Insurer Owes Duty of Good Faith, but Not Fiduciary Duty

March 11, 2014 | Amelia M. Leckey

Garneau v. Industrial Alliance 2014 ONSC 1495

Ms. Garneau was approved for LTD benefits.   She then took a medical retirement.  Her LTD insurer was not aware that Ms. Garneau began to receive a medical retirement pension, which was an off-set under the LTD policy.  Her insurer learned of the pension five years after Ms. Garneau began to receive it.  As a result there was an over payment of LTD benefits in excess of $114,000.  The insurer reduced the amount of LTD benefits it was paying to Ms. Garneau to recover the overpayment.  Ms. Garneau commenced an action seeking, among other things, damages for breach of fiduciary duty.  The insurer brought a summary judgment motion seeking to have the action dismissed.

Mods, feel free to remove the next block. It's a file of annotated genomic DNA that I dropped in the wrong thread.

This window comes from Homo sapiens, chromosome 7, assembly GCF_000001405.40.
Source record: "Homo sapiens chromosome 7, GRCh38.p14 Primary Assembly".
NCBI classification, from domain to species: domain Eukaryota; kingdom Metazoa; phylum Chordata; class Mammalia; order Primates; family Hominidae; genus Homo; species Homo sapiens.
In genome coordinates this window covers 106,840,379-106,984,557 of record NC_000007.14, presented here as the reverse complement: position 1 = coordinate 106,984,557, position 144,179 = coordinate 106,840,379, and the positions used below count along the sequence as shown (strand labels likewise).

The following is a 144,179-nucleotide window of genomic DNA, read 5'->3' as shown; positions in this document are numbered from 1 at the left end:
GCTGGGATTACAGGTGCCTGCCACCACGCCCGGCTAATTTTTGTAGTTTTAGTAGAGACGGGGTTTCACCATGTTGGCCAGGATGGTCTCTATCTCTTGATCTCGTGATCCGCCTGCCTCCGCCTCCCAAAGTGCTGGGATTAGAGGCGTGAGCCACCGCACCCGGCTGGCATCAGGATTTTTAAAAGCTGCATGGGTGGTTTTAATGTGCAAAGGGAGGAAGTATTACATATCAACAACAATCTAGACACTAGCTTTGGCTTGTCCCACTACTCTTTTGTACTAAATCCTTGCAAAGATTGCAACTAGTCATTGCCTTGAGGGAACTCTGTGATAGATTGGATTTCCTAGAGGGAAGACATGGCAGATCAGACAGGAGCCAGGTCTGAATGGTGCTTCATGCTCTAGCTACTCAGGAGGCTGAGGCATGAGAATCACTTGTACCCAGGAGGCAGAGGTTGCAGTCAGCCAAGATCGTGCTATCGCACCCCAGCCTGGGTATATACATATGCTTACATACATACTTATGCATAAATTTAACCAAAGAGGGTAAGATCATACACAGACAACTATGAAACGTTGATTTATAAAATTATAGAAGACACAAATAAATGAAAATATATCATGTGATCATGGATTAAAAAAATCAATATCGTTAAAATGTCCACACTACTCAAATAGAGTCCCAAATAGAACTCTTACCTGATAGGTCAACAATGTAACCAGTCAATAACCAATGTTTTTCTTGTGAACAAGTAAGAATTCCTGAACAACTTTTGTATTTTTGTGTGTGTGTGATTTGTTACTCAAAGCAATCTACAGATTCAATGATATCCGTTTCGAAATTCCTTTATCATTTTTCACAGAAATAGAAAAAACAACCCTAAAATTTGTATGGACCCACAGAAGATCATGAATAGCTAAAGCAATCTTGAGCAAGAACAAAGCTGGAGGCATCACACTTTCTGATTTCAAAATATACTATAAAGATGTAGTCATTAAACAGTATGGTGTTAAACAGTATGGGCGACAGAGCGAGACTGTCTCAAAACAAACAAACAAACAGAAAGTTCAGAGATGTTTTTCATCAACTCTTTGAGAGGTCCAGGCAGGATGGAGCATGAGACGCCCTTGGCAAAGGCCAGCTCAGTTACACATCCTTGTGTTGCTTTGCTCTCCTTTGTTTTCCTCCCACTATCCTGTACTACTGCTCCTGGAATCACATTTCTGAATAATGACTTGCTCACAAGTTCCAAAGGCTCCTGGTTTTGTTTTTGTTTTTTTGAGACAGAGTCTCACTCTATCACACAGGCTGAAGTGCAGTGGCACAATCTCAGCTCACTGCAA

The decision deals with several issues, but on the issue of whether the insurer owed Ms. Garneau a fiduciary duty, Justice Smith relied on the Ontario Court of Appeal decision in Plaza Fiberglass v. Cardinal Insurance, [1994] 18 O.R. (3d) 633, and held the insurer was not in a fiduciary relationship with Ms. Garneau, “but rather in a relationship of an insurer and an insured and owed…a duty of utmost good faith.” 

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